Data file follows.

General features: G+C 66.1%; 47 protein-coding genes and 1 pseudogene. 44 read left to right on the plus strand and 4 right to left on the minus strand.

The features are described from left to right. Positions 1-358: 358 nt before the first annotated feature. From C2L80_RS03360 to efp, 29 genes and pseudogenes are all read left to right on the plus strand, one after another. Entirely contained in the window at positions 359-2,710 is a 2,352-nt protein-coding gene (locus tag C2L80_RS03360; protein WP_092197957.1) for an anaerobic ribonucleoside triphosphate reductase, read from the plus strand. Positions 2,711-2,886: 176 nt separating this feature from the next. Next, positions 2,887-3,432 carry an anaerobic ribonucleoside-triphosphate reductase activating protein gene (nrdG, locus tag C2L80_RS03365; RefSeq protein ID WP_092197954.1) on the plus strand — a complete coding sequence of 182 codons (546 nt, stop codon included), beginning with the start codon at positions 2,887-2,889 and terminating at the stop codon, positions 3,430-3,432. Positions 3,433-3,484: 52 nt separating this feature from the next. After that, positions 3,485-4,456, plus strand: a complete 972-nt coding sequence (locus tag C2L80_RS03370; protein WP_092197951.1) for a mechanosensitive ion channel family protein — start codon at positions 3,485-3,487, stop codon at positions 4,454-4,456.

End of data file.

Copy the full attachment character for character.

General features: G+C 66.1%; 47 protein-coding genes and 1 pseudogene. 44 read left to right on the plus strand and 4 right to left on the minus strand.

The features are described from left to right. Positions 1-358: 358 nt before the first annotated feature. From C2L80_RS03360 to efp, 29 genes and pseudogenes are all read left to right on the plus strand, one after another. Entirely contained in the window at positions 359-2,710 is a 2,352-nt protein-coding gene (locus tag C2L80_RS03360; protein WP_092197957.1) for an anaerobic ribonucleoside triphosphate reductase, read from the plus strand. Positions 2,711-2,886: 176 nt separating this feature from the next. Next, positions 2,887-3,432 carry an anaerobic ribonucleoside-triphosphate reductase activating protein gene (nrdG, locus tag C2L80_RS03365; RefSeq protein ID WP_092197954.1) on the plus strand — a complete coding sequence of 182 codons (546 nt, stop codon included), beginning with the start codon at positions 2,887-2,889 and terminating at the stop codon, positions 3,430-3,432. Positions 3,433-3,484: 52 nt separating this feature from the next. After that, positions 3,485-4,456, plus strand: a complete 972-nt coding sequence (locus tag C2L80_RS03370; protein WP_092197951.1) for a mechanosensitive ion channel family protein — start codon at positions 3,485-3,487, stop codon at positions 4,454-4,456.